(Photo via USD Baseball’s Twitter, seen here)
As college teams turn their focus to the 2018 season, publications have already released the best college prospects for the 2018 MLB Draft. There are two pitchers in California that both rank in Baseball America’s top 100 college players. Nick Sprengel (LHP, University of San Diego) and Noah Davis (RHP, UC Santa Barbara) could improve their draft stocks with strong springs. What have they offered coming into their junior years?
After increasing his fastball velocity from 89 mph to 92 mph in 2014, Nick Sprengel touched 93 mph during his freshman year at the University of San Diego. While he posted a number of strikeouts (70) during ten games started and 65 1/3 innings pitched during his freshman year, he allowed a number of runs (5.48 ERA) and hits (1.45 WHIP) during his sixteen appearances. Sprengel also threw 12 wild pitches during 2016.
During the summer of 2016, Sprengel participated in the Cape Cod league out of the Wareham bullpen. He carried over his ability to miss bats with 22 strikeouts in 20 2/3 innings pitched. His ability to improve his command (2.2 BB/9) helped his 1.26 WHIP and 3.48 ERA during his time on the Cape.
Unfortunately, his improved command did not carry over to his sophomore year, as seen in his rising walks (3.6 BB/9). Missing the zone led to shorter outings; he only lasted five innings against Vanderbilt on February 16, when only 56 percent of his pitches were strikes. Even though the left-hander limited Notre Dame to one earned run in five innings pitched on February 24, he allowed five walks. Issuing 33 total walks elevated his 1.34 WHIP when his hits allowed and innings pitched fell, and the lefty threw twelve wild pitches in 2017.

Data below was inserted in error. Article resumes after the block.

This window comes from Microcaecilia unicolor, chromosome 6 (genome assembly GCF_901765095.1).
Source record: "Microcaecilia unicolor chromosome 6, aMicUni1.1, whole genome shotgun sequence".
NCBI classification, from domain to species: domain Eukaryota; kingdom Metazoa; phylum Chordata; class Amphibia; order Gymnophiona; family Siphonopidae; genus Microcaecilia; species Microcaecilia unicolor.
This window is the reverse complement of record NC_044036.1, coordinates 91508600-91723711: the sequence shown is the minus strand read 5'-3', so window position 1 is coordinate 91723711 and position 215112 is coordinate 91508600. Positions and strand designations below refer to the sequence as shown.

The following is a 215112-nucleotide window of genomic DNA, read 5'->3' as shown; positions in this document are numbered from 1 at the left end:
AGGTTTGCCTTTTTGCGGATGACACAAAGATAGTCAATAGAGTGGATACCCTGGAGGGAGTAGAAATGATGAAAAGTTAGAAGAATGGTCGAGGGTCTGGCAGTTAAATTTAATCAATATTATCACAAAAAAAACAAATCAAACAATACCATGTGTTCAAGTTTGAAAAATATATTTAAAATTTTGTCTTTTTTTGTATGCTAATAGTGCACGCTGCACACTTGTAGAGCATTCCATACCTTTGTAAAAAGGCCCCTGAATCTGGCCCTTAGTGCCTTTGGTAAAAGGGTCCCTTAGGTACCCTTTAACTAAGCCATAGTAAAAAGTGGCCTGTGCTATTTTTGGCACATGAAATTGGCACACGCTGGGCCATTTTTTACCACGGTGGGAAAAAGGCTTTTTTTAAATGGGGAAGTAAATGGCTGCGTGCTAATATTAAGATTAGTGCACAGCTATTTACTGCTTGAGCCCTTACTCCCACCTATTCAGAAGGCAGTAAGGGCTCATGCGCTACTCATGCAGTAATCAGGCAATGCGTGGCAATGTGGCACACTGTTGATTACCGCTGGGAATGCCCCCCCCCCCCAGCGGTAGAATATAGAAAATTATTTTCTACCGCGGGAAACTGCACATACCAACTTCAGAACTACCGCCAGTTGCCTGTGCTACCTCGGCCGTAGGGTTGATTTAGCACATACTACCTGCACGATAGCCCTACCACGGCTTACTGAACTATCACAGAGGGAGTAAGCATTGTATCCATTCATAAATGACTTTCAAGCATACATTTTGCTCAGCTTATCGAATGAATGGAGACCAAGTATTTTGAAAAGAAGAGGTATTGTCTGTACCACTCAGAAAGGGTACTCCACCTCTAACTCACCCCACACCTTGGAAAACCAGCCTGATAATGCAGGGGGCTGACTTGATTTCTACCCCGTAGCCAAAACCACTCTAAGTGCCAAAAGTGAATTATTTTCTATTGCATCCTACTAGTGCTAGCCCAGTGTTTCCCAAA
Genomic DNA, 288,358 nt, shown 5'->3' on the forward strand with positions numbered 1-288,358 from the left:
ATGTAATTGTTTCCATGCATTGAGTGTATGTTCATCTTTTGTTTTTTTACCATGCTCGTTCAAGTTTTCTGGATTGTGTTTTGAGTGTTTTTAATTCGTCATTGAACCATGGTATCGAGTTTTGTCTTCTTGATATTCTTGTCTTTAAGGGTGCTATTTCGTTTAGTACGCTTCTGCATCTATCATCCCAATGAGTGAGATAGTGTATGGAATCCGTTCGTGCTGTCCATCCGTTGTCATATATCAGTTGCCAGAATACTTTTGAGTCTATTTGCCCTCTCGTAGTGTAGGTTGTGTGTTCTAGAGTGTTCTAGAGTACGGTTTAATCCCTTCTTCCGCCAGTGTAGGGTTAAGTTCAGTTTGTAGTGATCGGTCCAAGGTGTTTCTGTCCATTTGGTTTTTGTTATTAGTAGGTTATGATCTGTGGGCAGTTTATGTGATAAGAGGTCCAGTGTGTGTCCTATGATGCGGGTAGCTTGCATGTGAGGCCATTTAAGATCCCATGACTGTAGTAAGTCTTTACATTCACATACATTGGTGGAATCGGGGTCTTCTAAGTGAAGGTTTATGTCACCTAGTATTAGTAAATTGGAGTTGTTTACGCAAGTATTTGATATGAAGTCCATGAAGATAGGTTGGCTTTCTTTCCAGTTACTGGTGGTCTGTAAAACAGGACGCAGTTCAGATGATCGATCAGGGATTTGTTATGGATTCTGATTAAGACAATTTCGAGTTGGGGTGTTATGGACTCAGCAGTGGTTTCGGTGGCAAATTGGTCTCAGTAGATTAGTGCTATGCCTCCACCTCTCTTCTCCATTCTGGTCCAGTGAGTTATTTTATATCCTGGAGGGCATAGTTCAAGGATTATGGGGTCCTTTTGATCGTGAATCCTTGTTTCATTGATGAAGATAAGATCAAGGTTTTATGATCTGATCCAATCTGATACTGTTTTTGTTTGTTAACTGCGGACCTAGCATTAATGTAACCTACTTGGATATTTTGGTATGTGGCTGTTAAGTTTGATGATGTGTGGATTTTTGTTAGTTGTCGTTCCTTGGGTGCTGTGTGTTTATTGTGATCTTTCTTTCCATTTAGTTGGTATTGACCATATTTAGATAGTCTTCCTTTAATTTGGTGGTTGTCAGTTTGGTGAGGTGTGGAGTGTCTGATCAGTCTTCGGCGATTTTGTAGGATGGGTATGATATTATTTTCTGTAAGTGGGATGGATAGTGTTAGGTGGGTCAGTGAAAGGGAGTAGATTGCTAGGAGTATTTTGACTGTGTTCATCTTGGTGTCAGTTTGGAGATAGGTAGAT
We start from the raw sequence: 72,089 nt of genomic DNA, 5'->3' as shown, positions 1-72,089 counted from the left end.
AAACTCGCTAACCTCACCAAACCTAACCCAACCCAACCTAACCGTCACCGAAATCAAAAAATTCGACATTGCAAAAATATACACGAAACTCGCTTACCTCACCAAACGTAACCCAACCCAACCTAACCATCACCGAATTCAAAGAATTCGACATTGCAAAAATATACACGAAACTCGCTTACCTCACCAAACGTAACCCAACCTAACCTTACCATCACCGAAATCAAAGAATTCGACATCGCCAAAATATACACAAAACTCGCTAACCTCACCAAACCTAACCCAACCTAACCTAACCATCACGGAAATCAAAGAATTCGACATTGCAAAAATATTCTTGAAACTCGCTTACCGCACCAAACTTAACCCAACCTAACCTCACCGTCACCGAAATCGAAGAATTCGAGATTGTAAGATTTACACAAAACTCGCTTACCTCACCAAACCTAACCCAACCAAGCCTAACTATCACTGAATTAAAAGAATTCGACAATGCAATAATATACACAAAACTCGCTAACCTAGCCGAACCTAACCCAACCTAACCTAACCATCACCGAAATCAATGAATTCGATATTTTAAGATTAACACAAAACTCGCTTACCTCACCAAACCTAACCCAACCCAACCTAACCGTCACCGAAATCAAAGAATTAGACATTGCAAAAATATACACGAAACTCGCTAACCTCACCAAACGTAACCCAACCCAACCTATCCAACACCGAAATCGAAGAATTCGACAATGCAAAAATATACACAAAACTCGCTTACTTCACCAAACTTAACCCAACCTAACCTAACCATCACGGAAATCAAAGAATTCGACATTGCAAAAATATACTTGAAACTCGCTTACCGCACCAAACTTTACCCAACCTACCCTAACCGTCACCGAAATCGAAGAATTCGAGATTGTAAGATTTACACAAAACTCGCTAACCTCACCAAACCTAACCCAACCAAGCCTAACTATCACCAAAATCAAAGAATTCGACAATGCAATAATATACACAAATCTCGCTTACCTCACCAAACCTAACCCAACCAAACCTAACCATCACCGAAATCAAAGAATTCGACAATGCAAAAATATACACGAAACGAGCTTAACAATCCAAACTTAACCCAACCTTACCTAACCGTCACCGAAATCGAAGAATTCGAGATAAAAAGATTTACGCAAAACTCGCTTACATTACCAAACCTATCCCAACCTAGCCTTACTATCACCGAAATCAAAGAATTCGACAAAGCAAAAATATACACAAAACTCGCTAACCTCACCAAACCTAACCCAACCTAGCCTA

While his control issues are worth monitoring during his upcoming junior year, his strikeouts (9.4 K/9) remained consistent in 2017. Sprengel limited opposing batters to a .244 batting average, and he posted a 3.29 ERA in 14 games started as a sophomore. His ability to offer strikeouts, throw in the mid-90s at times, and limit runs have him gaining national attention, as Collegiate Baseball has named Nick Sprengel a preseason, Second-Team All-American.
Noah Davis (UC Santa Barbara) also throws in the mid-90s but from the right side. He appeared on the national stage as a freshman at the College World Series against Miami in 2016, when he allowed one run on two hits in six innings pitched. During 82 2/3 innings pitched in 2016, the right-hander struck out 63 hitters and posted a 4.46 ERA and 1.39 WHIP.
As a sophomore, Davis sharpened his control by lowering his walks from 3.3 BB/9 innings during his freshman year to 2.4 BB/9 innings in 2017. Davis opened the season with two strong starts. He limited Loyola Marymount to one earned run in six innings on February 16. He followed his first start up with a strong start against Tulane, when he struck out ten hitters and allowed two earned runs in seven innings against the Green Wave. Giving up at least six earned runs in four different starts kept his ERA (4.63 ERA) close to his freshman year numbers. Even with one complete game against Kentucky, allowing the same amount of hits (1.35 WHIP) overshadowed his improved control.
During his five outings in the Cape Cod league, he started four games for the Cotuit Kettleers. Davis posted a 2.81 ERA in 16 innings pitched, but giving up more hits (12.4 H/9) elevated his 1.81 WHIP in the small sample size. With Davis’ improvements during 2017, D1Baseball has moved him from the 107th best starting pitcher to the 14th best right-handed pitching prospect for the 2018 MLB Draft.
Monitor Nick Sprengel’s control and wild pitches during the 2018 season. With improved control and consistent strikeouts, he should remain a pitcher to watch for the 2018 MLB Draft. Although the Washington Nationals selected the left-hander during the thirty-first round of the 2015 MLB Draft, his draft stock has improved during his first two years at the University of San Diego.
Continue to monitor Noah Davis’ hits per nine innings in 2018. As he improves his control, he will look to move up the 2018 MLB Draft rankings by building on his improved control and allowing fewer hits and fewer earned runs.